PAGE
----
Last week, I needed to set up new replication of an 80gb database. This should have been routine by now, but when I attempted to prepare the backup this time, it whined and complained and failed. I was kind of frazzled by the time I gave up on the issue and declared it a fluke of one sort or another.

Last night, I tried again from Sunday’s full backup, and it happened again:

I gave up after poking a few things.

This morning’s fresh look turned up this bug report.

That’s right. There’s a bug in innodb restoration that interprets location of /tmp (configurable in my.cnf) to be relative in stead of absolute.

So, if you have problems while trying to restore from an xtrabackup/ibbackup snapshot (or if you’re trying to recover innodb after a crash), just creating the offending tmp directory appears to work.

init.d template

This is a rudimentary template that I’ve been using for very quick and dirty /etc/init.d scripts recently.

It works under the assumption that your server daemon has a unique name and only ever runs a single instance – this also means that the binary and the init.d script cannot share a name – otherwise strange things happen 😉

Actual invocation logic may need to be updated on a per-service basis and chkconfig style headers would have to be added manually, but it works well for what it is.

gearman 0.3 php extension api

No real preamble to be made here. Gearman is a distributed job queuing system by the fine folks who brought us memcached. It is nicer than anything else I’ve looked at. I am attempting to switch one of my projects over to it (replacing a crufty curl + unix sockets + memcached monstrosity that attempted to do the same job).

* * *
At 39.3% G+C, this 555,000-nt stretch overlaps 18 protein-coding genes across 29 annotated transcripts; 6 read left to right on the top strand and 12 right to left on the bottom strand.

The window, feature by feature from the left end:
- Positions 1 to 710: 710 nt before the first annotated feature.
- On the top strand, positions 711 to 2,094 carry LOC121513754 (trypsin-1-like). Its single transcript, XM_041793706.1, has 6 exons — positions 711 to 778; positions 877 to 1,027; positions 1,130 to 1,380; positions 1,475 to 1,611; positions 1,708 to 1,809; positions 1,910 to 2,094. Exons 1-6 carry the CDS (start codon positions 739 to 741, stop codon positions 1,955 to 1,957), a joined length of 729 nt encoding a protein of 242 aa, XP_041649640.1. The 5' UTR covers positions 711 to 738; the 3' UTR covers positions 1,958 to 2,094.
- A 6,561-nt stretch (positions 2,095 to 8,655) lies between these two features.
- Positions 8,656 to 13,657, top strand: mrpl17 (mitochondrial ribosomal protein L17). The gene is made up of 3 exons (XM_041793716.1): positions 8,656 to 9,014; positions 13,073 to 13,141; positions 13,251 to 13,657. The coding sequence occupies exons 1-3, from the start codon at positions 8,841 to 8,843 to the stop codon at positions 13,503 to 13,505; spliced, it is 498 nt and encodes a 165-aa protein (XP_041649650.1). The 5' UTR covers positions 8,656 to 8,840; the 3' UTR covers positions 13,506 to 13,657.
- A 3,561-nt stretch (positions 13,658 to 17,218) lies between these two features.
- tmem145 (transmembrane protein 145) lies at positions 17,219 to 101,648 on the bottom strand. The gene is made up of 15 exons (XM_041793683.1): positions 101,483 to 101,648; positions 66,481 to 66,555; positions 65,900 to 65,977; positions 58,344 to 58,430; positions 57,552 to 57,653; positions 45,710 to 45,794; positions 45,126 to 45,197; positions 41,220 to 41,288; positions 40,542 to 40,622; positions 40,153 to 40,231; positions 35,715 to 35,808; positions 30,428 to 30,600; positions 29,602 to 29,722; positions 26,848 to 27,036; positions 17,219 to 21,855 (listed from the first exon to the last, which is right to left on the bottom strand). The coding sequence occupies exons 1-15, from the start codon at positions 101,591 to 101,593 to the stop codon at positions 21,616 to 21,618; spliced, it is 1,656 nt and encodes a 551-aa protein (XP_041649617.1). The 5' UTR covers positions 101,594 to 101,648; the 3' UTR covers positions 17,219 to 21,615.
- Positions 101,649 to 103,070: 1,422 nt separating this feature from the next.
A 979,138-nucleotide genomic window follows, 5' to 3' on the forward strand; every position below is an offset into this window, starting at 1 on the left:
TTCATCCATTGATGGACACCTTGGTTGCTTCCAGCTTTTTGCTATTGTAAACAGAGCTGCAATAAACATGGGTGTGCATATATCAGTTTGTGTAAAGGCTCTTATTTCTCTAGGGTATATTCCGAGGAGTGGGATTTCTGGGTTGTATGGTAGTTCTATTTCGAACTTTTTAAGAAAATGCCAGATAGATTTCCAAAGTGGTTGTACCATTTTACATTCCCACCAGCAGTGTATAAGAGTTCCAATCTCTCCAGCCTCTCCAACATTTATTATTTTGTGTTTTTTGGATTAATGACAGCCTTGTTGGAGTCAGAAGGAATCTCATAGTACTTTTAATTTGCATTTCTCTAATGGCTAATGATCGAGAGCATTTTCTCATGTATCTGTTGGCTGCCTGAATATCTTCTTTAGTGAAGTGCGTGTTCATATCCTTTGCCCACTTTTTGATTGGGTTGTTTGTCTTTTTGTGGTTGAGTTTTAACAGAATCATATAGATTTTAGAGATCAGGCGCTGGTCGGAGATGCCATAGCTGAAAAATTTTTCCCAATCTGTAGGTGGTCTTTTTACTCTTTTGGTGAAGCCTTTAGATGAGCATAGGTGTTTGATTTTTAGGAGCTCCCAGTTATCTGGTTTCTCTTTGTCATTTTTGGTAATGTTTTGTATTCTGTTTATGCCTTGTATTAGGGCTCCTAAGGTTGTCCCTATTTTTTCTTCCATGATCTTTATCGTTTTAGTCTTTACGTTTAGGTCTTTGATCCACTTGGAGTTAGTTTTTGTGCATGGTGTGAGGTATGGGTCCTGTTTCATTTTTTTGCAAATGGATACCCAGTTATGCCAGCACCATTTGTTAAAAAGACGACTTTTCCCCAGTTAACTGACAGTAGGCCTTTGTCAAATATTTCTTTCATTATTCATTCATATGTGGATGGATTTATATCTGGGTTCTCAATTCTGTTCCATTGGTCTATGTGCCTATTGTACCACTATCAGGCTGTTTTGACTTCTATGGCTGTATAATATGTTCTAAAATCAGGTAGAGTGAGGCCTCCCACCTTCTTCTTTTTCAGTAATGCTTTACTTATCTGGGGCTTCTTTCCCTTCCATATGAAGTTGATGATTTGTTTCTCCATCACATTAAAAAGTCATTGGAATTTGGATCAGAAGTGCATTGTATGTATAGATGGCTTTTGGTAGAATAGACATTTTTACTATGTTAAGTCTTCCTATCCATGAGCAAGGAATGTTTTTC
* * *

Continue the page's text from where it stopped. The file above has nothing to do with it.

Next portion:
The documentation is lacking, but if the discussion group is any indication, real docs are a high priority for the project team. Today, I visited the IRC channel to ask for a status update on docs for the PHP extension api (as opposed to the PEAR all-script api, whose auto-generated docs are broken). Turns out my suspicions were right. Documentation is a high priority and none currently exists for the api in question. However… I was informed that the classes support reflection… so 🙂

A quick grep of the source for the extension tells me that I am looking at four classes: GearmanClient, GearmanWorker, GearmanJob, and GearmanTask. A ridiculously short php script later…

And I can at least try to make a human readable list of available methods.

GearmanWorker

  • __construct()
  • clone()
  • error()
  • returnCode()
  • setOptions( $option, $data )
  • addServer( $host, $port ) – both args optional, examples say defaults are localhost on port 4730.